Oman is set to introduce a regulatory framework for crypto assets, providing a much-needed boost to the burgeoning industry
This move will provide clarity and certainty for investors, allowing them to confidently invest in the digital asset space
The framework will also help to protect investors from potential risks associated with crypto assets, such as fraud and market manipulation
Providing a secure and reliable environment for investors and businesses.
Despite the warnings issued by Oman's Central Bank about investing in digital assets, approximately 65,000 of the country's residents still hold cryptocurrencies. This demonstrates the growing popularity of digital currencies in the region, despite the potential risks associated with them.
The Capital Market Authority (CMA), the regulator of Oman’s financial markets, is looking to establish a comprehensive regulatory framework for the virtual asset industry in the Sultanate.
In a Feb. 14 press release, the CMA outlined the new rules, which include oversight of virtual asset activities, a licensing process for virtual asset service providers (VASPs), and a framework to identify and mitigate risks associated with this new asset class. The announcement reads:
“The aim of this new regulation is to create a market regime for virtual assets that includes rules to prevent market abuse, as well as robust surveillance and enforcement mechanisms.”
The CMA's new regulations are intended to provide a secure and transparent environment for virtual asset activities, while also protecting investors and promoting the development of the industry in Oman. With the introduction of these regulations, the CMA is taking a proactive approach to ensure the Sultanate remains at the forefront of the virtual asset industry.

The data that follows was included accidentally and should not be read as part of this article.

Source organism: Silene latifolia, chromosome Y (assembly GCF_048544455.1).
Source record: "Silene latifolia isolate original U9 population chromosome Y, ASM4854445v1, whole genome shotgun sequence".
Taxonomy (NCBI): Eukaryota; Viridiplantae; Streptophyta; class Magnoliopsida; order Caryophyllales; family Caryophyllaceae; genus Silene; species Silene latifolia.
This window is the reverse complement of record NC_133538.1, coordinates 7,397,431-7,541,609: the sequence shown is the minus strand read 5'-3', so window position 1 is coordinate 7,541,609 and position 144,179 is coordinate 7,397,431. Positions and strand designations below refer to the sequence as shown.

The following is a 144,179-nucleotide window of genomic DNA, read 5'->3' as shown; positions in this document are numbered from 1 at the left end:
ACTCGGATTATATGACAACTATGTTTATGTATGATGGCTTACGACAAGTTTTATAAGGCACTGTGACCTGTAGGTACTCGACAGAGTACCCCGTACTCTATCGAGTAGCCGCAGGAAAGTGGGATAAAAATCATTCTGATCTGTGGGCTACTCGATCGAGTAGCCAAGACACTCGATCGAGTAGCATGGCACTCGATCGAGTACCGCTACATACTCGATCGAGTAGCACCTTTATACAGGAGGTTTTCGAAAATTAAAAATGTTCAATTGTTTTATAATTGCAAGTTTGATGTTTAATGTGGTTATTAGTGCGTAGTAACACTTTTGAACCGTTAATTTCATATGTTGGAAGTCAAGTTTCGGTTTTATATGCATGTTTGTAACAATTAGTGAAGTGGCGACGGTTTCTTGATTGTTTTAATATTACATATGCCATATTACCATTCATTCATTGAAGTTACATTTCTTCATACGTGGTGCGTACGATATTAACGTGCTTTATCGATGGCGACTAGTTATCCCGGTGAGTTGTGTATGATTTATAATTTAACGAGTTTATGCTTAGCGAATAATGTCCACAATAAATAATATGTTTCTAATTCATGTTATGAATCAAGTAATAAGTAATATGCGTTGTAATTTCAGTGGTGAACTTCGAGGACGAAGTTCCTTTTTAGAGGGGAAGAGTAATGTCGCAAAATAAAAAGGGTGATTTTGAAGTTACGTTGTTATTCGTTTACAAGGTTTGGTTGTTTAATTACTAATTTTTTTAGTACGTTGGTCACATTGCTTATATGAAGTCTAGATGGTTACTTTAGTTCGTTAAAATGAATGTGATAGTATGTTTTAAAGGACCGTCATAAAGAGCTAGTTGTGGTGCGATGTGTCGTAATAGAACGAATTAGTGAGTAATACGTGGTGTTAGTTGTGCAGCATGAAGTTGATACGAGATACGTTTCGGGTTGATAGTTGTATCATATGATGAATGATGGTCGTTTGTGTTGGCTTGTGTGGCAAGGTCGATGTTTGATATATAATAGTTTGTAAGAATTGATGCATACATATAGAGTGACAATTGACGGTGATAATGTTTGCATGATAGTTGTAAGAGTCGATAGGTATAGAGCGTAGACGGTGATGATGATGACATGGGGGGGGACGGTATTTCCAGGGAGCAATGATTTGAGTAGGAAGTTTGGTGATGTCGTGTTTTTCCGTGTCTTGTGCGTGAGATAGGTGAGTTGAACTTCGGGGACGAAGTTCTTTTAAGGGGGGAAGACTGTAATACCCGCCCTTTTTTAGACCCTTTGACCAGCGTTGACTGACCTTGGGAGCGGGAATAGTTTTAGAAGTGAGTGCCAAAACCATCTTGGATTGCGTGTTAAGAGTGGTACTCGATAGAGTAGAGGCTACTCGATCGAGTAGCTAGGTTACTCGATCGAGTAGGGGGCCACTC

The Capital Market Authority (CMA) of Oman recently proposed a regulatory framework for virtual asset activities. This framework includes issuing crypto assets, tokens, crypto exchange products and services, initial coin offerings, and more. To ensure the framework was comprehensive and effective, CMA enlisted the help of XReg Consulting Limited, a virtual assets policy and regulatory consultant, and Said Al-Shahry and Partners, Advocates & Legal Consultants (SASLO), an Omani law firm.
The proposed regulatory framework is in line with Oman’s Vision 2040, an ambitious initiative to digitally transform the country’s economy and attract global players. By introducing this regulatory oversight, Oman is positioning itself as a leader in virtual asset adoption in the Middle East. However, the country’s central bank appears to be more cautious when it comes to cryptocurrencies.
In October, the Central Bank of Oman (CBO) issued a stern warning to citizens to exercise caution when transacting with cryptocurrencies, citing the potential for fraud and other risks associated with the asset. The CBO has yet to license any entity to trade in cryptocurrencies in Oman, and banking laws do not cover any digital or virtual currencies and activities involving their use.
Despite the warning, many Omanis have continued to invest in cryptocurrencies. According to a recent Souq Analyst survey, approximately 65,000 residents, or 1.9% of the adult population, own cryptocurrencies in the country. The survey also revealed that 62% of locals own crypto for the long term, while 25% use digital assets for learning and education. The remaining 13% said they use cryptocurrencies for daily trading.
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